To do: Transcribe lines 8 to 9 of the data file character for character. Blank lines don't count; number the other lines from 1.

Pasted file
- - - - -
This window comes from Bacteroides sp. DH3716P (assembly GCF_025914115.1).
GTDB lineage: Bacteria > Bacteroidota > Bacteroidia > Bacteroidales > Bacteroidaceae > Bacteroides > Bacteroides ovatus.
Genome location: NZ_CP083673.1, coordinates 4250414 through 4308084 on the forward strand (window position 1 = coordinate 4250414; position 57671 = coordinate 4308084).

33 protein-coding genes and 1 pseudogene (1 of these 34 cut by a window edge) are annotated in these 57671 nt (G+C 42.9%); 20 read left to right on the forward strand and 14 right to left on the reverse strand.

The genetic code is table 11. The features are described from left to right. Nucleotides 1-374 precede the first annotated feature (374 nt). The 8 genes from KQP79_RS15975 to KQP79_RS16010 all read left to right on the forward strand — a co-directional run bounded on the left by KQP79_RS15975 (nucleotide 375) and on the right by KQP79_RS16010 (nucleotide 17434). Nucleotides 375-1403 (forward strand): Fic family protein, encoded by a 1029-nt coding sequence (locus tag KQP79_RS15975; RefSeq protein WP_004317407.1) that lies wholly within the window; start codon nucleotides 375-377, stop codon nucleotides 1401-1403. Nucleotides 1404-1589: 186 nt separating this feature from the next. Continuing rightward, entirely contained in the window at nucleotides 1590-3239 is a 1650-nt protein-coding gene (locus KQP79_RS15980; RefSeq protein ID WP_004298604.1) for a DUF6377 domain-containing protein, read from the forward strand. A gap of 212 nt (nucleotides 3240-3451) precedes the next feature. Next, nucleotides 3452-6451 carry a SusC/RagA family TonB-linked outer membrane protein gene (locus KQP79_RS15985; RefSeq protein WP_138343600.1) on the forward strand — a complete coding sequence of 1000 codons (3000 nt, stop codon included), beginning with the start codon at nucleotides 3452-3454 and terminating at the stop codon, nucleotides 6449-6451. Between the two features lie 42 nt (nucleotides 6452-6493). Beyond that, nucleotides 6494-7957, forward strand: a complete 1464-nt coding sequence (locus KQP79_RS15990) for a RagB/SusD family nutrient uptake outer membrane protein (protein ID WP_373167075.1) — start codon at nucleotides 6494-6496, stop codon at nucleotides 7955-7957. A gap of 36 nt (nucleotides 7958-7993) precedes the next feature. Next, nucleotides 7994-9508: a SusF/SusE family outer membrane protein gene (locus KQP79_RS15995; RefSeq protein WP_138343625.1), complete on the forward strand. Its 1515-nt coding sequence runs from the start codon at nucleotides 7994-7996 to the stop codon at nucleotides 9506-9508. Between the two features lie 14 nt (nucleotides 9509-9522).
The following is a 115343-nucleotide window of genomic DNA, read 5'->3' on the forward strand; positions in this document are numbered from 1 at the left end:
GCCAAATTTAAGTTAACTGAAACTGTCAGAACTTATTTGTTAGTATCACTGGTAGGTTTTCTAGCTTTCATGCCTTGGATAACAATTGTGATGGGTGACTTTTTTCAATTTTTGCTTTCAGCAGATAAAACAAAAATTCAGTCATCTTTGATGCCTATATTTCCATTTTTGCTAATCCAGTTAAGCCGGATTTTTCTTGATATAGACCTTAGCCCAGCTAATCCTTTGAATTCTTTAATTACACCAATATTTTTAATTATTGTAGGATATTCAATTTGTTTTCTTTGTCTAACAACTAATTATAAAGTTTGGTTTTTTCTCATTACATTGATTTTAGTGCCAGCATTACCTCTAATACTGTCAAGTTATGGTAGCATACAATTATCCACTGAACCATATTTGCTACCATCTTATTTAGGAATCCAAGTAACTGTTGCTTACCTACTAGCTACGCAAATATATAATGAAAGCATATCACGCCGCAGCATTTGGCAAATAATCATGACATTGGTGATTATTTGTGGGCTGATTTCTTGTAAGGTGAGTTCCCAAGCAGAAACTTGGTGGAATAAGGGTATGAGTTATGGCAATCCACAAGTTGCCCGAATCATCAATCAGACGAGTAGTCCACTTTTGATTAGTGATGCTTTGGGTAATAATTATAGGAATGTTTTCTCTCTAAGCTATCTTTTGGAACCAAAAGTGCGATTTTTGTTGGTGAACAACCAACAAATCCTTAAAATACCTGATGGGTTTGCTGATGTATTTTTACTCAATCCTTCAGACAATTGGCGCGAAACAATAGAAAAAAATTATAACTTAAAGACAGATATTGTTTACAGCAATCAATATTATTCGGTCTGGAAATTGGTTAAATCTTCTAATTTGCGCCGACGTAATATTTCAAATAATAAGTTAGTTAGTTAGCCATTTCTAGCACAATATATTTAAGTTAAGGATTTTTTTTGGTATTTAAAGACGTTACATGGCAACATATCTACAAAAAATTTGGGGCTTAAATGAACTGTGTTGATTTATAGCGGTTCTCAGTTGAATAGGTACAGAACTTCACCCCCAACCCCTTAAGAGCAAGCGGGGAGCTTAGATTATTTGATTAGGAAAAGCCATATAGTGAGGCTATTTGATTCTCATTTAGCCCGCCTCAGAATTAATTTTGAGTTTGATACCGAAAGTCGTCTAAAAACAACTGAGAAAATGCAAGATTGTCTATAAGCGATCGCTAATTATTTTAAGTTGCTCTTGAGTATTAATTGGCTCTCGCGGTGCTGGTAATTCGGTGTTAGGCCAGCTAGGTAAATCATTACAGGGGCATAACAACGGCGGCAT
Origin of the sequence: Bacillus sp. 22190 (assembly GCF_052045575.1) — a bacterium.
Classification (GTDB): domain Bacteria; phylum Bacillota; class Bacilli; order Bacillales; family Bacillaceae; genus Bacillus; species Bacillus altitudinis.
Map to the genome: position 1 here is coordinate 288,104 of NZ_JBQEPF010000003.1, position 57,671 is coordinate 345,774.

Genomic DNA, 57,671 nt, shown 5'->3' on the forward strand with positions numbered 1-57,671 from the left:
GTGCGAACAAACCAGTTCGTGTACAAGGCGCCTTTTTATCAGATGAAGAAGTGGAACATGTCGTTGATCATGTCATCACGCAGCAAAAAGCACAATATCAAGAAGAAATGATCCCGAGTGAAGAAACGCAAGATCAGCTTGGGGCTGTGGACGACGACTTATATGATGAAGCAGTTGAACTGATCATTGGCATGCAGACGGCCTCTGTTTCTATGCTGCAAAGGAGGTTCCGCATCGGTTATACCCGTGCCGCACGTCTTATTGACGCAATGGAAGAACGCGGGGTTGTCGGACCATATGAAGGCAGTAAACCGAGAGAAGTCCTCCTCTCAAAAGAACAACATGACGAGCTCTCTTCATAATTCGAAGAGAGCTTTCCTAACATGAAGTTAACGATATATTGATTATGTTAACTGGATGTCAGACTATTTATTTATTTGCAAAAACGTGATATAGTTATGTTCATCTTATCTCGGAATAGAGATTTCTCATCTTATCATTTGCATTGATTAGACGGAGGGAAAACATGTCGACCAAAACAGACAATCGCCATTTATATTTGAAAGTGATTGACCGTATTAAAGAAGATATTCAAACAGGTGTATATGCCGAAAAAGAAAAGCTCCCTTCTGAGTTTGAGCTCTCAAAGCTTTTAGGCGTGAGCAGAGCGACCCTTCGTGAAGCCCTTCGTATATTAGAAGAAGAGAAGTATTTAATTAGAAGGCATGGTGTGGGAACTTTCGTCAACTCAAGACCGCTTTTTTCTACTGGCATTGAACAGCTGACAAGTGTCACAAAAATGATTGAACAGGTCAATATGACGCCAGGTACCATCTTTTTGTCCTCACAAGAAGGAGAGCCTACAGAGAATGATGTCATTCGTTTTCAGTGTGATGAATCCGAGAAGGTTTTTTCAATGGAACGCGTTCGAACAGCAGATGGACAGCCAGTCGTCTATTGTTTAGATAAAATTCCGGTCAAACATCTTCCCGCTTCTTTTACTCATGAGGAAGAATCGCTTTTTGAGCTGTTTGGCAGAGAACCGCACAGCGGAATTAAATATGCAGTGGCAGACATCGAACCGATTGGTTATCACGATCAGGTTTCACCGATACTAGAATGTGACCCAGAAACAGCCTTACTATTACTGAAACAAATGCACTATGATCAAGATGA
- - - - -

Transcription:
Origin of the sequence: Bacillus sp. 22190 (assembly GCF_052045575.1) — a bacterium.
Classification (GTDB): domain Bacteria; phylum Bacillota; class Bacilli; order Bacillales; family Bacillaceae; genus Bacillus; species Bacillus altitudinis.